Palm oil giant vows to reform after Indonesian child labor probe

KUALA LUMPUR (Thomson Reuters Foundation) - The world’s biggest palm oil processor Wilmar has launched fresh measures to improve conditions of thousands of children living on its plantations, but campaigners said on Wednesday that it was not doing enough to tackle widespread use of child labor.

Wilmar was targeted in an Amnesty International probe last year which found children as young as eight were working in “hazardous” conditions on plantations run by the Singapore-based firm and its suppliers in Indonesia.

Wilmar pledged to upgrade and improve access to schools in and around its palm oil estates last week, in a written child protection policy that it said was a first for the industry.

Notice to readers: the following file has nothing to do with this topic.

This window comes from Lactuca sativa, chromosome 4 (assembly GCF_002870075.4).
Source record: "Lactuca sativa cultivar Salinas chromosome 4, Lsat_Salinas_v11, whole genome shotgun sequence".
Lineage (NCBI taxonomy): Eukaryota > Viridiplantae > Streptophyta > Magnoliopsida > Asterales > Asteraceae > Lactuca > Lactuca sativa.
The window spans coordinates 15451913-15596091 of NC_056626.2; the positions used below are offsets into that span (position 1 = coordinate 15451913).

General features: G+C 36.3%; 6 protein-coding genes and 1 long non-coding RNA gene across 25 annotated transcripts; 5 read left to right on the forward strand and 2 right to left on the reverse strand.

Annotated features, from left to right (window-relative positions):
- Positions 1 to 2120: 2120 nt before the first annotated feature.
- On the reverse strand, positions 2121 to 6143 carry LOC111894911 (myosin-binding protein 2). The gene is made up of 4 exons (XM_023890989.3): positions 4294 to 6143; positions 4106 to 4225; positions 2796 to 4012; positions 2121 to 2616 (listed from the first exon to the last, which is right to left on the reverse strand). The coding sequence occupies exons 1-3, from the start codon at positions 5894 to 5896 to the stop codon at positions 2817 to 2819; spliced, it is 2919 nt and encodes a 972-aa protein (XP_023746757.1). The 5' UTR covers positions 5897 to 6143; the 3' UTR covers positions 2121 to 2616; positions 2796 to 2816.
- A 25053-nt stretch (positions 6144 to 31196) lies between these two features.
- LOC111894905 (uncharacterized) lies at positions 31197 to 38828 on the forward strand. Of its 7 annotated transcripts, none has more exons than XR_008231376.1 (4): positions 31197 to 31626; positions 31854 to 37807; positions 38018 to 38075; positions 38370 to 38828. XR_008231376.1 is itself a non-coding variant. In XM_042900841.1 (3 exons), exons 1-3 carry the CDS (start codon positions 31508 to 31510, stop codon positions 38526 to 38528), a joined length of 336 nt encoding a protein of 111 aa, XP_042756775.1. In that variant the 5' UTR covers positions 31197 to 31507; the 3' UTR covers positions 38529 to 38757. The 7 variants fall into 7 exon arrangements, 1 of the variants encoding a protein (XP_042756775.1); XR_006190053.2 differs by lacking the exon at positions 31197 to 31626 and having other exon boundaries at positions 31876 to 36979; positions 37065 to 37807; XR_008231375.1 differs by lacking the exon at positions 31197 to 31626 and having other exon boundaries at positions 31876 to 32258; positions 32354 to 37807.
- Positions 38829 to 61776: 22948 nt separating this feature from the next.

“The whole goal is to ensure children in our community are taken care of in the best way,” Wilmar’s group sustainability general manager, Perpetua George, said on Wednesday.

“The issues cropping up a lot really are around the care and well-being of children,” she told the Thomson Reuters Foundation by phone from Indonesia.

The policy would protect some 10,000 children on Wilmar’s plantations in Indonesia, Malaysia and Africa, she said.

But Amnesty’s Lauren Armistead said it was “disappointing” that Wilmar failed to address the root cause of child labor.

Rights groups have said parents who harvest palm fruit often have to seek help from their children, who also live on the plantation, to meet firms’ high harvesting quotas.

“The quota and penalty system ... is the reason why parents take their children to work. That has not been recognized at all in this child protection policy,” campaigner Armistead said by phone from London.

The Amnesty investigation also alleged other labor abuses, including working long hours for low pay without adequate safety equipment. It found at least nine global consumer companies were sourcing from these Indonesian plantations.

Over 1.5 million children are thought to be working in tobacco, rubber and oil palm plantations in Indonesia, according to the International Labor Organization.